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VALLAS FACTS: Paul Vallas failed to improve test scores, but doubletalked on the issue

[Editor's Note: The following article first appeared in Substance in March 2002, and was published on line in the first issue of Substance to go up at the Web on the "old" Substance Website (www.substancenews.com). It is reprinted here because of its renewed relevance following the Connecticut court decision ruling that Paul Vallas is not qualified under Connecticut law to head the Bridgeport school system. George N. Schmidt, editor].

Vallas failed to raise Chicago test scores on the test most Illinois students take By Sharon Schmidt

Paul Vallas was never able to raise Chicago students’ scores on the ISAT Tests, the tests that public school students take statewide. When he claims to have raised Chicago test scores “six years in a row,“ he is speaking about the scores on Iowa and TAP Tests (the tests that Chicago chooses to give). As explained below, his techniques for raising the Iowa and TAP scores have been condemned by dozens of test experts from across the country.

Vallas Never Raised Chicago Scores on the Statewide ISAT Tests

Chicago’s students take two sets of tests every year:

The Iowa and TAP Tests are administered by the Chicago Public Schools. Chicago school officials set the ground rules for Iowa and TAP testing.

The ISAT Tests (the Illinois Standards Achievement Tests) are administered statewide by the Illinois State Board of Education. Nearly every public school student in the state must take the ISAT Tests. They reflect state standards for what students should know and be able to do in third grade reading, for example. And the questions change every year, so Chicago school officials do not know in advance what questions will be on this year’s ISAT Tests.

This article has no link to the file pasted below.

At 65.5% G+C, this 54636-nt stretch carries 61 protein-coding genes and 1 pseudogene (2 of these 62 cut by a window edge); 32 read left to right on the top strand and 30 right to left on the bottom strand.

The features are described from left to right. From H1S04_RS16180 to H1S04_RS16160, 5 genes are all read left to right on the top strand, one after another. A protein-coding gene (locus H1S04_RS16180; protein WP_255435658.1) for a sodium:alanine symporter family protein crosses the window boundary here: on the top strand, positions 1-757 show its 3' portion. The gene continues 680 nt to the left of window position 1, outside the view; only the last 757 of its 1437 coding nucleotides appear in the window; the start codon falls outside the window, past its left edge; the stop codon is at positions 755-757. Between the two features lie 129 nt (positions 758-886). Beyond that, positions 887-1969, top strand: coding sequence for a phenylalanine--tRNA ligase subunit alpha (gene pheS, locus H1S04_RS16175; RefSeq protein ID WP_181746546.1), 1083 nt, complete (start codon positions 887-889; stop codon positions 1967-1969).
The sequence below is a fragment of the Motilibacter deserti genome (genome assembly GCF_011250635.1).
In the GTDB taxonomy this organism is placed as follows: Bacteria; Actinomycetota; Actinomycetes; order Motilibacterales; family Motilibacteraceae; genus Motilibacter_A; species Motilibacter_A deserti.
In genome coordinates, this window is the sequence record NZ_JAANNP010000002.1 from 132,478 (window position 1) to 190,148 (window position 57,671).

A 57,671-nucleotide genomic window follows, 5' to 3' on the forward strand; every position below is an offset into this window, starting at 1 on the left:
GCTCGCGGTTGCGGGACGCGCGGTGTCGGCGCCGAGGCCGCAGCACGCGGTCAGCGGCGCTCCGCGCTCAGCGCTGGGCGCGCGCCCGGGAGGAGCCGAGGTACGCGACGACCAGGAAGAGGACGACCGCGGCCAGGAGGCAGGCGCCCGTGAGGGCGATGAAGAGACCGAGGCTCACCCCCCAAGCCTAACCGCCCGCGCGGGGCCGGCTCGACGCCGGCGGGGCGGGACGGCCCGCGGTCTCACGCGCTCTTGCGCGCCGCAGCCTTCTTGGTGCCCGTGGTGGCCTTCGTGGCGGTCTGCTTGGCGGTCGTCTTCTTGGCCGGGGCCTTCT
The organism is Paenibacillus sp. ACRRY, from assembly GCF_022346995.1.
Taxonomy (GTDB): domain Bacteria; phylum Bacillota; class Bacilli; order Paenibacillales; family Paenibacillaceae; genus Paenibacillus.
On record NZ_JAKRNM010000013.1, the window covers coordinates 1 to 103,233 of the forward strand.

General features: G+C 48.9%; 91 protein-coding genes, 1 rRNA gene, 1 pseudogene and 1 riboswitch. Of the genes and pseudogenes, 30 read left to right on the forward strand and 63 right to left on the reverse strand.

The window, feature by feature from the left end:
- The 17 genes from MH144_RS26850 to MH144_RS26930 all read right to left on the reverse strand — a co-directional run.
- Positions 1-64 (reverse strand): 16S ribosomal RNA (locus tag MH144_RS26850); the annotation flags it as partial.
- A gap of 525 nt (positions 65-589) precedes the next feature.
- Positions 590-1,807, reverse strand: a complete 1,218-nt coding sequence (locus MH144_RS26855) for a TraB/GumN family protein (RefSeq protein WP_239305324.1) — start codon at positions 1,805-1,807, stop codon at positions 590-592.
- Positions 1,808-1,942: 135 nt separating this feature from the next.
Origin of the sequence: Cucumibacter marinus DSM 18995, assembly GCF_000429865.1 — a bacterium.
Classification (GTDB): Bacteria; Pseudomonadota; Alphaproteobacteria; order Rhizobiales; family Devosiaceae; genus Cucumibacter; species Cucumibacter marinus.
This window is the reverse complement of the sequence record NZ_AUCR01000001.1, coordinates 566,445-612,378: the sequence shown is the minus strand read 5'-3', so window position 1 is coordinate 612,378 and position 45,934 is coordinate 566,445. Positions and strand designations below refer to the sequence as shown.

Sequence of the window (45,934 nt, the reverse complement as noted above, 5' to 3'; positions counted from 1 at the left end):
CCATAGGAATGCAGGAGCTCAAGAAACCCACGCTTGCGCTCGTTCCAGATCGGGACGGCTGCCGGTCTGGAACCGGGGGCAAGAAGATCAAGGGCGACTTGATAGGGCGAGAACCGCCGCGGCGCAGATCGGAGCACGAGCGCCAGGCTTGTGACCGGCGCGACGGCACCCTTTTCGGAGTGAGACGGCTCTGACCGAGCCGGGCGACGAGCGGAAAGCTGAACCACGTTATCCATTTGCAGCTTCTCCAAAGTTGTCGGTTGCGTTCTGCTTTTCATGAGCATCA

If Paul Vallas becomes the “education governor” of Illinois, he will have to raise the ISAT Test scores. The most important point to remember about Vallas’ Chicago record is that he never succeeded in raising the Chicago’s ISAT scores, for all the focus he put on test preparation (see Chart) Here is the chronology:

February 1999. Chicago students took the ISAT for the first time. The score were reported in November, and they were very low, compared with the statewide average (see Chart). Vallas said that Chicago students were going to do better when they become used to the format of the new test.

January-February 2000. As the second ISAT testing approached, Vallas made a major political issue about the month when the ISAT Test was going to be given. He claimed that testing students in February was "unfair," even though state achievement tests have been given in this same time period for a decade. Vallas used the early testing issue to excuse a second year of dismal Chicago performance when the ISAT scores were released in November. Wait ‘til next year, he said, when the ISAT Tests will be given in April.

April 2001. Students statewide took the ISAT for the third time. The results were released in November 2001, and they remained low and completely flat, compared with previous years. The Chicago average was far below the state average and far below minimum state standards. As a result, 492 Chicago schools were placed on the state’s Academic Watch List. However, by the time the scores were released, Vallas was no longer head of the school system, but off running for governor. The press didn’t ask him why the change in the month that the ISAT was given, along with his incessant focus on test preparation, had not paid off in higher ISAT scores.

Iowa and TAP Test Gains Reflect Unethical Gimmicks

When Vallas took office, he shrewdly made raising the Iowa Tests in elementary school and the TAP Tests in high school the obsessive focus for every public school student, parent, teacher, and principal. He did this in the name of “ending social promotion,” another politically popular slogan. Raising the Iowa Tests and TAP Test score results became the only game in town in the Chicago Public Schools.